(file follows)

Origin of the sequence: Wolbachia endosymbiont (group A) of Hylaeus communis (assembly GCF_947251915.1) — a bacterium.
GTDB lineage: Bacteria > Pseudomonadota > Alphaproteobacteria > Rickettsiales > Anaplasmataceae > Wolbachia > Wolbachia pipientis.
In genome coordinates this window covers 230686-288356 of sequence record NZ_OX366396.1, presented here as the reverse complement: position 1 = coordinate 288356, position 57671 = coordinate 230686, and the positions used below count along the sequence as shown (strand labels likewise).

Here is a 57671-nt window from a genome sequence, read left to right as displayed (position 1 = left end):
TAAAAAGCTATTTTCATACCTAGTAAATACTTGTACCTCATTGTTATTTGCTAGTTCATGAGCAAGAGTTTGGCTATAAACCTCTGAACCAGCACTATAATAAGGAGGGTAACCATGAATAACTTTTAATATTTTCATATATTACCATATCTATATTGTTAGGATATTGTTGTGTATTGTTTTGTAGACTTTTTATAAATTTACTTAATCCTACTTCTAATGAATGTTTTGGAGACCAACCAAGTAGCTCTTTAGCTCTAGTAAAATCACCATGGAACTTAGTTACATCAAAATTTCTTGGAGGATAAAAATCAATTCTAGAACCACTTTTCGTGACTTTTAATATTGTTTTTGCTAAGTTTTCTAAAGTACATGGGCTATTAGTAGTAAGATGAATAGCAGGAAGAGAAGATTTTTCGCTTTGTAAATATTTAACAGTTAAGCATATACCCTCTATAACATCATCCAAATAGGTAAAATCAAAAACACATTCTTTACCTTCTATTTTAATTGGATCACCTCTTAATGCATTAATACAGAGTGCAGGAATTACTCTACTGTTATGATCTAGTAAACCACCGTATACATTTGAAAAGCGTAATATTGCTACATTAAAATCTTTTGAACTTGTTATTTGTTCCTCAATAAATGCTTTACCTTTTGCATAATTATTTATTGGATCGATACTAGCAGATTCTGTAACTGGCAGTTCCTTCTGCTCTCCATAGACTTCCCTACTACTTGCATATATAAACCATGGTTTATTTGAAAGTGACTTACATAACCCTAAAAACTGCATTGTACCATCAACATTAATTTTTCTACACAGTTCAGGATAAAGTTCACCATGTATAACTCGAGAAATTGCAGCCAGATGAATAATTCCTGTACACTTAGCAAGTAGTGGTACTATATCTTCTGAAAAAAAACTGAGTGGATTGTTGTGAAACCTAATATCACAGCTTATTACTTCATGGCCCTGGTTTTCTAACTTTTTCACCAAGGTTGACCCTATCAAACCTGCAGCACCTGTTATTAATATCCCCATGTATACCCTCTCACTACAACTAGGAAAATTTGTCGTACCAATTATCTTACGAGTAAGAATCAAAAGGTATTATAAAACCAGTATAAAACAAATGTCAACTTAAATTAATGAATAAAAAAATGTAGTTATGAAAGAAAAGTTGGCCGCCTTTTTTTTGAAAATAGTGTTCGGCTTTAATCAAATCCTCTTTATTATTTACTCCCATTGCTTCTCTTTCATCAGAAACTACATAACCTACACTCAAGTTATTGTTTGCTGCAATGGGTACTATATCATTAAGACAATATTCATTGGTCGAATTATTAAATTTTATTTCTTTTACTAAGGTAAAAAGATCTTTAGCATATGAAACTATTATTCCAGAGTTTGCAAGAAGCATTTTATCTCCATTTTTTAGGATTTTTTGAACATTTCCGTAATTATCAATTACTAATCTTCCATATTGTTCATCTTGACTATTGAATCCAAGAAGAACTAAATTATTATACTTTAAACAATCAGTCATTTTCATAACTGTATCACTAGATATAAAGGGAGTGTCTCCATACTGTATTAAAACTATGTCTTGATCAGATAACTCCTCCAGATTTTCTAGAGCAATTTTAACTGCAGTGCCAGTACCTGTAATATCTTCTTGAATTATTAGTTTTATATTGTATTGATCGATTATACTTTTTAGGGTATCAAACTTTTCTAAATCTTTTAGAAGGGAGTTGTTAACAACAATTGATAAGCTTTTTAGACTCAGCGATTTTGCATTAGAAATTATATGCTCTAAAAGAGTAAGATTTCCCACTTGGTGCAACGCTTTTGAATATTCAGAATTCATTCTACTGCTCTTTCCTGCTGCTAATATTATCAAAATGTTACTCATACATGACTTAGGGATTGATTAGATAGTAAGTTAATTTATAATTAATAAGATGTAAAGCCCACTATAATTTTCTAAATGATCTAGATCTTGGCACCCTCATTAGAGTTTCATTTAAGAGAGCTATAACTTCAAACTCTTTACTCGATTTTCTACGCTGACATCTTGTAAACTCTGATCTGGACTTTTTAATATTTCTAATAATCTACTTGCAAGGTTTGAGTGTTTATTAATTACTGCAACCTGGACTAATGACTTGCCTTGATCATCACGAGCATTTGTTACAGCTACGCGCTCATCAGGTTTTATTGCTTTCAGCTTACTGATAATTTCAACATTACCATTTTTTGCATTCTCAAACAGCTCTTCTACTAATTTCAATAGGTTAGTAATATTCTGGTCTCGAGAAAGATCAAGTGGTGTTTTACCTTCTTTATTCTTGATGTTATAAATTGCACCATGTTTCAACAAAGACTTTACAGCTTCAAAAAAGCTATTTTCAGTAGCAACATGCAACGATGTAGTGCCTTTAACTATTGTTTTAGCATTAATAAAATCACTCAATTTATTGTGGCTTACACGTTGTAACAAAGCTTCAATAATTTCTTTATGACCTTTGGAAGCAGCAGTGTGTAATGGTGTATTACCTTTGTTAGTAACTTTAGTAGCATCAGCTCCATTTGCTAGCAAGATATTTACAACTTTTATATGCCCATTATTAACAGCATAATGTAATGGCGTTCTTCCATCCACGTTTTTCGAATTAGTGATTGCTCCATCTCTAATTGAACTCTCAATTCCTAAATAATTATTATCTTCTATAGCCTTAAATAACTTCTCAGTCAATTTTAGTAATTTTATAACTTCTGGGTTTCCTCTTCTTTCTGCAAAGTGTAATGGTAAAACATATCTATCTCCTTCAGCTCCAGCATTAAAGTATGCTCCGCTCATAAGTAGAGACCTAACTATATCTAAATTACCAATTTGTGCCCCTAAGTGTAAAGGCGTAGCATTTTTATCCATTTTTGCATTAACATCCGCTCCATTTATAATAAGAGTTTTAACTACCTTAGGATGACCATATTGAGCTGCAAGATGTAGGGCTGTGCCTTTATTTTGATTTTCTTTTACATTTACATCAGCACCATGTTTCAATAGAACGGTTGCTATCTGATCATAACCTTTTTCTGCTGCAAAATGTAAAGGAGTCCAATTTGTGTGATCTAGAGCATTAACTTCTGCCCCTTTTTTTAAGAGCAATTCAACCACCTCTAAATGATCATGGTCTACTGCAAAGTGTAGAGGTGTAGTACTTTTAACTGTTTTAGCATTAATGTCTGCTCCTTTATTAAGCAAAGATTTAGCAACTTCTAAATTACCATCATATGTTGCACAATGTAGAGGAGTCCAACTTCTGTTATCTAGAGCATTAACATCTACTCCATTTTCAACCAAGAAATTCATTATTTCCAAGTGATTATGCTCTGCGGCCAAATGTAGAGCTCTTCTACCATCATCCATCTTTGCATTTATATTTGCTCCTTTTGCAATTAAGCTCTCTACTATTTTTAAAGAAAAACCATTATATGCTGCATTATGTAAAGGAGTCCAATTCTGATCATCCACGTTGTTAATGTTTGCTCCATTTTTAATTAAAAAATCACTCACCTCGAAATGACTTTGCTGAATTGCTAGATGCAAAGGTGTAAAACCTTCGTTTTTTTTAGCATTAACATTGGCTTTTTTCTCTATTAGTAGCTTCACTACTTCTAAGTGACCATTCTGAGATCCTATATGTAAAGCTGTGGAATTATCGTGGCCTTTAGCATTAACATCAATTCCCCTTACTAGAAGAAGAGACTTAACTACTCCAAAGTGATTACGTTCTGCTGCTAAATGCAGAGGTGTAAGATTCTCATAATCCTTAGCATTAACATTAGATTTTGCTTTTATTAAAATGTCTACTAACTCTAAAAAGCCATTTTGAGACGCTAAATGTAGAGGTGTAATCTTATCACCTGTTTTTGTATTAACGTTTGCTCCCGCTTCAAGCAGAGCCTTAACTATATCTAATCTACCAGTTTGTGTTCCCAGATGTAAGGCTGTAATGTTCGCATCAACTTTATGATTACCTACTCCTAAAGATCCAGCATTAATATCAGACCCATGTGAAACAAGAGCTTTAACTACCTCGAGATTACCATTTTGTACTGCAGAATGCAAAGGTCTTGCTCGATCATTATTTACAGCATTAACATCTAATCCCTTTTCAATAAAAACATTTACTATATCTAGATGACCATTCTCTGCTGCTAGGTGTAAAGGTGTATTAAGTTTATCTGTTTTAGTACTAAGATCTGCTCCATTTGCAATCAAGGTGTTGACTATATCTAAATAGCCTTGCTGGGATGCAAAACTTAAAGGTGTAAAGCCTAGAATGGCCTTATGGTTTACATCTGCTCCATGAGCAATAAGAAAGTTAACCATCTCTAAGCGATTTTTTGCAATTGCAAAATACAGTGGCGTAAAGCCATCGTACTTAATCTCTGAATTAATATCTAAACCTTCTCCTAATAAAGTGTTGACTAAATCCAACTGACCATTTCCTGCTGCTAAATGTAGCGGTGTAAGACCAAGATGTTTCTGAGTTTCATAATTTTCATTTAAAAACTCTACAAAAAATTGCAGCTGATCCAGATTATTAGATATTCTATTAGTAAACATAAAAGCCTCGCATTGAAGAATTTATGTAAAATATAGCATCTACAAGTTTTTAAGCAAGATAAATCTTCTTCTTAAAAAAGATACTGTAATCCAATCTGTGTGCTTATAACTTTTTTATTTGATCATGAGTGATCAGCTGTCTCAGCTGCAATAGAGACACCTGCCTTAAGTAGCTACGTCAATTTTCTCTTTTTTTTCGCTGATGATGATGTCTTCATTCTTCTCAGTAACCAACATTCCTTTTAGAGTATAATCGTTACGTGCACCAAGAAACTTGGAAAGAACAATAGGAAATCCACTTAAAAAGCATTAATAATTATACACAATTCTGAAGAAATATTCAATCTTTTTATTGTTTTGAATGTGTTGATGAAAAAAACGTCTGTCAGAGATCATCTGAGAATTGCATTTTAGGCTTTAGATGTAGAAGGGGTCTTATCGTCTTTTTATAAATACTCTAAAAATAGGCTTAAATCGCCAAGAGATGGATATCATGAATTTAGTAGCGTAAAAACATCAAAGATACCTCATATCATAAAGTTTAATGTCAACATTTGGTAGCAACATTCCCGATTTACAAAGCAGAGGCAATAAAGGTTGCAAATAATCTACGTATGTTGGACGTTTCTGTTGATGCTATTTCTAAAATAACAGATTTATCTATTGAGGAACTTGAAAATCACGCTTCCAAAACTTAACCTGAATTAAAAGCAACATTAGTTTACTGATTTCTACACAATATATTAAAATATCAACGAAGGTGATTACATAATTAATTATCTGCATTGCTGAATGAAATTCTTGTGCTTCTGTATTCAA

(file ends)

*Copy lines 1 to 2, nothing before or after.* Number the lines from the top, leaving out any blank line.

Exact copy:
Origin of the sequence: Wolbachia endosymbiont (group A) of Hylaeus communis (assembly GCF_947251915.1) — a bacterium.
GTDB lineage: Bacteria > Pseudomonadota > Alphaproteobacteria > Rickettsiales > Anaplasmataceae > Wolbachia > Wolbachia pipientis.